Breaking stigmas with tie-dye

Active Minds’ most recent attempt to educate students about the importance of mental health and well-being involved white T-shirts and lots of colorful paint.

About 500 students participated in the “All Tied Up” event, which was in the President’s Courtyard Sept. 8 and 9.

To promote the group, talk to students about healthy ways to adjust to college and break stigmas associated with mental illness, Active Minds provided free T-shirts for students to tie-dye.

The Valley Vanguard

Vanguard photo | Pakeitha Oldham

Student Amy Smith tie-dyed a T-shirt last week as part of “All Tied Up,” an event put on by Active Minds. Active
Minds is a student organization dedicated to ensuring students stay mentally healthy and are not afraid to seek
assistance. The event helped open up coversation and show students the resources available to them.

Adena Bowman, second year elementary education major, recognized the importance of this event.

“I think the shirts were an excellent idea. Of course tons of people would have wanted to make a tie-dye shirt. And because of the shirt’s overall design, they will help spread the word about getting help with suicide and possibly save lives,” Bowman said.

Jessica Keenan and Bonny Rye, co-presidents of Active Minds, want to open up the conversation about mental health at SVSU.

“I noticed a little hesitation because there is that stigma with mental illness. The (students) that did come and talk to us were very open about it, so that was cool. It’s good to see that,” Keenan said.

Students expressed interest in joining the group and also asked about how to receive counseling on campus.

“We want students to know that it’s OK to ask for help no matter what is going in their lives, even if they are just worried about an exam,” Rye said.

Active Minds also partners with other organizations on campus, such as Peer Health Education, to do activities for Relaxation Night and Body Image and Eating Disorder Awareness Week.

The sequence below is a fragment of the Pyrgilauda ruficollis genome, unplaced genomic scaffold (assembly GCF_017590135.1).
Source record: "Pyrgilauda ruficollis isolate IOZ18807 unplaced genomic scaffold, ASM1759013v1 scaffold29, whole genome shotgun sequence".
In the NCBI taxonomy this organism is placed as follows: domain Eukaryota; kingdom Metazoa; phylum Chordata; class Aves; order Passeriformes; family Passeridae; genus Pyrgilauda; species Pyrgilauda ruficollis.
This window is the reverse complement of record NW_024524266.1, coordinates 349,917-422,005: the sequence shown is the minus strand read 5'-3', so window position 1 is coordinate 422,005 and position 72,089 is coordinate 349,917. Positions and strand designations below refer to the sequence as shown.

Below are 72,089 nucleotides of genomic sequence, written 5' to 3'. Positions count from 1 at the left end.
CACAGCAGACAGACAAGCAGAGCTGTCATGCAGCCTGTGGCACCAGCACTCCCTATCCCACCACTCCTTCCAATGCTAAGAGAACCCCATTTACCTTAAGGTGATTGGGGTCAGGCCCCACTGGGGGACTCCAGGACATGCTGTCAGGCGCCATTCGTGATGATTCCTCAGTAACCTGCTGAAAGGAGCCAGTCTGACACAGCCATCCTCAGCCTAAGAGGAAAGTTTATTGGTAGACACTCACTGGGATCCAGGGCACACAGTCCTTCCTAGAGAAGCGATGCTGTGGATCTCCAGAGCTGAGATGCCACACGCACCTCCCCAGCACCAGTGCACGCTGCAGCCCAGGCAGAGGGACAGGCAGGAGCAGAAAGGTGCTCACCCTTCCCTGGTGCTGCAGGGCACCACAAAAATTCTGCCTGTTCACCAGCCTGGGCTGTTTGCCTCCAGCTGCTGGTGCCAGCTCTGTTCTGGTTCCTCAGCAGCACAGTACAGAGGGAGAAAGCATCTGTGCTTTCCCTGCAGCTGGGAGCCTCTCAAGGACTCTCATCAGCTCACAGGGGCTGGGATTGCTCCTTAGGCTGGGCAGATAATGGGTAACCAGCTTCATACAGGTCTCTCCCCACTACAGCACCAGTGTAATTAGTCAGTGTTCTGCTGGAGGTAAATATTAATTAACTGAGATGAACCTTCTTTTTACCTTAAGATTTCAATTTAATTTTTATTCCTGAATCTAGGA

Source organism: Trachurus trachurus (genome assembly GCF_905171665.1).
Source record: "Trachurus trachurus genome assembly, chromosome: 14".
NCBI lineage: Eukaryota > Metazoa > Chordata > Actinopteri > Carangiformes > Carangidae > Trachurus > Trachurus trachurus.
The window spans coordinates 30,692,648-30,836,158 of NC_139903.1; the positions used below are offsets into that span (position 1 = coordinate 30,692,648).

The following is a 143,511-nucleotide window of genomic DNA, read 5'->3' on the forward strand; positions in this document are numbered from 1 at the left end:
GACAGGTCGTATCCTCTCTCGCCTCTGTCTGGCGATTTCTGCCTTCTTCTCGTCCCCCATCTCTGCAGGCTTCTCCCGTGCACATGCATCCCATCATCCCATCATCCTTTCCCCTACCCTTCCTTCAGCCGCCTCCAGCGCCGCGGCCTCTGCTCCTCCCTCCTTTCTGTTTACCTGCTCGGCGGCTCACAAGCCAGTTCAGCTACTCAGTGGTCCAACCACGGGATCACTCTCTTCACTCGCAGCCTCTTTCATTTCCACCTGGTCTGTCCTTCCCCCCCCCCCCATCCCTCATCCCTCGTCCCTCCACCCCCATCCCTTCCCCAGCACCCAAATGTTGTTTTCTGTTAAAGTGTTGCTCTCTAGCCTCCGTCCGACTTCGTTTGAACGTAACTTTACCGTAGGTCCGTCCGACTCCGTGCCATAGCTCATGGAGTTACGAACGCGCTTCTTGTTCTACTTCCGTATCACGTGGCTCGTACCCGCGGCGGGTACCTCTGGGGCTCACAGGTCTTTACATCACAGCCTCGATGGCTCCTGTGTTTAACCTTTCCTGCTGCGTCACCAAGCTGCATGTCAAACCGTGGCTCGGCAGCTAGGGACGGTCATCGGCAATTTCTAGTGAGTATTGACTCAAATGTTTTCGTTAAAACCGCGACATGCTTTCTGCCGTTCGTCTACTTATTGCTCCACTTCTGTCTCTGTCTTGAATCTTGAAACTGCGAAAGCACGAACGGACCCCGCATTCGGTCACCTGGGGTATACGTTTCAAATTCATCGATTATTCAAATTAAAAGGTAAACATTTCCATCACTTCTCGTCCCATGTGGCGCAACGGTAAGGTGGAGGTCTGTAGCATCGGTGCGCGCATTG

“One of our mottos is healthy mind, healthy life,” Keenan said.

Later this semester, Active Minds plans to provide blank tags on which students can write positive affirmations. The tags will be placed around campus and students can take the positive messages they may need.

“It’s supposed to be students promoting each other and knowing that someone is there for you even if you don’t know who it is,” Rye said.

Students such as Veronica Harden, fifth-year communication and history major, appreciate the work Active Minds does.

“Coming from a person who lost a parent to suicide, I think it’s great (that) people are taking time out of their day to bring awareness to this rising epidemic,” Harden said.

Only eight students are members of Active Minds. Rye would like that number to double by the end of the year.

“Just one more person that is interested in what we’re doing and wants to help is exciting to me,” Rye said.

Visit the Student Counseling Center in Curtiss 112 to pick up an Active Minds application.

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